Commit cb0b549e authored by Mike Hibler's avatar Mike Hibler

My old notes about the libvnode API.

Cons up when I was updating the Xen vnode support last year.
parent 2bac630e
This file gives an uneven overview of the "libvnode" API. This API is intended
to be used by scripts external to a vnode. In its current uses (OpenVZ and
Xen) it is used by scripts running on the host OS (Linux in both cases).
This is only part of the vnode setup story. Currently, Emulab vnodes also
run a subset of the rc.* setup scripts when they are booted. Unfortunately,
there is far less coherency in that process. Look at the scripts in
tmcd/common, tmcd/common/config, and the machine dependent tmcd/* directories
to piece together this process. There are a variety of checks used to identify
when code is running in a VM: GENVNODE(), JAILED(), LINUXJAILED(), INXENVM(),
etc.
A. The vnode bootstrap path:
The overall picture is that the physical host node for the vnodes is
configured via the usual procedures. Then, after it has reported ISUP,
it starts configuring its own vnodes.
1. /usr/local/etc/emulab/rc/rc.bootsetup calls bootvnodes
2. /usr/local/etc/emulab/bootvnodes calls vnodesetup for each vnode
3. /usr/local/etc/emulab/vnodesetup calls mkvnode.pl
4. /usr/local/etc/emulab/mkvnode.pl does the heavy lifting, calling
the libvnode functions.
Note that mkvnode.pl is specific to each hostOS (FreeBSD or Linux) and
libvnode.pm is specific to each hostOS/virttechnology pair.
At some point in mkvnode.pl, the actual vnode is booted and it will commence
to run a subset of the Emulab rc scripts. Exactly what vnodes configure for
themselves depends on the type of the vnode; e.g., Xen-based vnodes do more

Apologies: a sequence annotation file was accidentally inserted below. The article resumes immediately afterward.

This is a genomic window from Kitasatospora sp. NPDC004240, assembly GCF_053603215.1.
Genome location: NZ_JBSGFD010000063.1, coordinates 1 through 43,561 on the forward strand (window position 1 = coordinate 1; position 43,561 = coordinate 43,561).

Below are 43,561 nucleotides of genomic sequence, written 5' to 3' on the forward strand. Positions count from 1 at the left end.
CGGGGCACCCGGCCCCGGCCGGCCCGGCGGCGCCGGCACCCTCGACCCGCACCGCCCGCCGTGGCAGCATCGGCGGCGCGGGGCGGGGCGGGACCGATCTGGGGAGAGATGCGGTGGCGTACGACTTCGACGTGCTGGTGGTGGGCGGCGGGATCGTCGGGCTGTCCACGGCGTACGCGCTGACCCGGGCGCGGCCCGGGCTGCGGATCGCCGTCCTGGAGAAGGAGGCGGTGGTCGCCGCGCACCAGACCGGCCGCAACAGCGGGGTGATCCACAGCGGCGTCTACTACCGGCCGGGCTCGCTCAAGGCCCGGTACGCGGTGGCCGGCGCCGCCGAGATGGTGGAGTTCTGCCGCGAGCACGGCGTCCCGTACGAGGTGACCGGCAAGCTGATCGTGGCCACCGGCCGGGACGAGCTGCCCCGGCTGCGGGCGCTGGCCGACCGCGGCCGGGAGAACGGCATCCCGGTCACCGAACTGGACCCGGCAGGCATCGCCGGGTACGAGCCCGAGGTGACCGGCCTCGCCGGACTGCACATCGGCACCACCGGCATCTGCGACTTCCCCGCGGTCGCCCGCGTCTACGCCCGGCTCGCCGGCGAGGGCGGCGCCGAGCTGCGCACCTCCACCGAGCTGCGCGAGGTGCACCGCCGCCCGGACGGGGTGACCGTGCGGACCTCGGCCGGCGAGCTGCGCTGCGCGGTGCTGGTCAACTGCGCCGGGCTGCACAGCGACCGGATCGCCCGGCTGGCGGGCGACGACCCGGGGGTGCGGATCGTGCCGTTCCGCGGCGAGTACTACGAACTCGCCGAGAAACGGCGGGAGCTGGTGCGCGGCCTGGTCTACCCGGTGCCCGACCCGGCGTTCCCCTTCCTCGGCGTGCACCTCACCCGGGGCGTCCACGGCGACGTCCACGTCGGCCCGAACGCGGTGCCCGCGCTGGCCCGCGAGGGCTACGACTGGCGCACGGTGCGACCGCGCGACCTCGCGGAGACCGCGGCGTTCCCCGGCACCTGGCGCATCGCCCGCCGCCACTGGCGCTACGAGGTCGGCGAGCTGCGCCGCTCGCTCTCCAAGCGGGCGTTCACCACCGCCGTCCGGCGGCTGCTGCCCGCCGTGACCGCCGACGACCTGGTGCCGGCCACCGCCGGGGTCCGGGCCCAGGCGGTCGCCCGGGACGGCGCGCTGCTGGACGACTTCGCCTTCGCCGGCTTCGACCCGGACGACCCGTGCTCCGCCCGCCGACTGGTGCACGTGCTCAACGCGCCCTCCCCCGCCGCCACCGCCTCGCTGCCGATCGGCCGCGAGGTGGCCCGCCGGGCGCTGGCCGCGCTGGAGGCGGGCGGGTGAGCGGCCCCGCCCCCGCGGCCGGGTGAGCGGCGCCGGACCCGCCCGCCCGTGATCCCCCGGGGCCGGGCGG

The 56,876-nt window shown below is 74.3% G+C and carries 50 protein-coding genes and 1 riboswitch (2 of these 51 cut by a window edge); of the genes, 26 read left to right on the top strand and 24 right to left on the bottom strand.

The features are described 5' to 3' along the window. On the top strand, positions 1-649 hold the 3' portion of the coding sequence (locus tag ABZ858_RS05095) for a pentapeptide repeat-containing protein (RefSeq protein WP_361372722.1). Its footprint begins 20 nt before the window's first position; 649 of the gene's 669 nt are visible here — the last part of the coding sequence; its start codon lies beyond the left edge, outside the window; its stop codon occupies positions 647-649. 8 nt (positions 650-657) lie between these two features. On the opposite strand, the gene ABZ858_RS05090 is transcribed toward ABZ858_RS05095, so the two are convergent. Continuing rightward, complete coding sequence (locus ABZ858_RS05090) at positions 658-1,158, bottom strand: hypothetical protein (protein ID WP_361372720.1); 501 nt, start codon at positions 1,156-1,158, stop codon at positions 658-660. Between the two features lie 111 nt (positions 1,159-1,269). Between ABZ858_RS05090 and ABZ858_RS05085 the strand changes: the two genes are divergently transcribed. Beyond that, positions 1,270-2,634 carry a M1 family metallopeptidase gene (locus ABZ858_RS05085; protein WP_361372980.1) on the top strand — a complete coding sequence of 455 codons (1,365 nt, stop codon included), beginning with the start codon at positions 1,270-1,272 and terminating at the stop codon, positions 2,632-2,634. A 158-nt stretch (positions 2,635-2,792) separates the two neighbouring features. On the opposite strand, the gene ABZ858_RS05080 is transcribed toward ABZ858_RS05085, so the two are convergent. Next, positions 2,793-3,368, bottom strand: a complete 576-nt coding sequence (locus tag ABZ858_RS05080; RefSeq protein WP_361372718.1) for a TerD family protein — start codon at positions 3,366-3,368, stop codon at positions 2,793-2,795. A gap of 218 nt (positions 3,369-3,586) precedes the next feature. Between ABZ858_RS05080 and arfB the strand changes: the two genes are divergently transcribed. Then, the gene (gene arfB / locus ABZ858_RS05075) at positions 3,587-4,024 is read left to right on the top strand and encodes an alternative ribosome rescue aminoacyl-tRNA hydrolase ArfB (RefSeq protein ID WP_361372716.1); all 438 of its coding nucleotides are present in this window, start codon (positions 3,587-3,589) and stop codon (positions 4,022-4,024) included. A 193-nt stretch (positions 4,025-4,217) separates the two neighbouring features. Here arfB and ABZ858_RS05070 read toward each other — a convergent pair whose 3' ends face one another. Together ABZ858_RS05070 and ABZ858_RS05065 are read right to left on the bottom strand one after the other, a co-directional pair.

for themselves than openvz- or jail-based vnodes.
Finally note that BSD jail-based vnodes do not use the libvnode interface
though they follow pretty much the same steps.
B. Order of libvnode ops:
<basic tmcc config info fetched, then:>
rootPreConfig
[ Called for every vnode, but is intended (as the name suggests) to do
one-time (per boot), system-wide initialization. Make sure LVM or other
vnode disk or filesystem exists and is ready; load kernel modules
for veths, tunnels, and shaping stuff that should be done in ConfigNetwork
but that cannot. Uses global config "script lock" (to synch with what?).
No inverse to this operation (e.g., for a later fatal error in setup)? ]
<ifconfig/linkdelay/tunnel info fetched, then:>
rootPreConfigNetwork([ifconfig, linkdelay stuff])
[ Prepare any network stuff in the root context on a global basis.
Called with the ifconfig and linkdelay info. Once again, it is called
for every vnode but should really only do one-time stuff. Typically this
means: plumb the control network, create enet bridge devices. Uses global
config "script lock" (to synch with what?) No inverse to this operation
(e.g., for a later fatal error in setup)? ]
<check if vnodes need to be reloaded (getbootwhat, getloadinfo)>
<if vnode doesn't exist, then:>
vnodeCreate([imageID, imageinfo])
[ Creates a per-vnode container/VM. Optionally called with a unique image
identifier and a hash containing the results of the tmcc loadinfo command.
The identifier is a string that is a combo of image name, pid, and gid
info from the IMAGEID key of loadinfo. In this form, Create is responsible
for downloading the image (a tarball for OpenVZ).
Whether image or not, Create should create and initialize the virtual
disk. Returns a VMID which the lib can use internally. Note that due to
the way this library is invoked, that internal state associated with the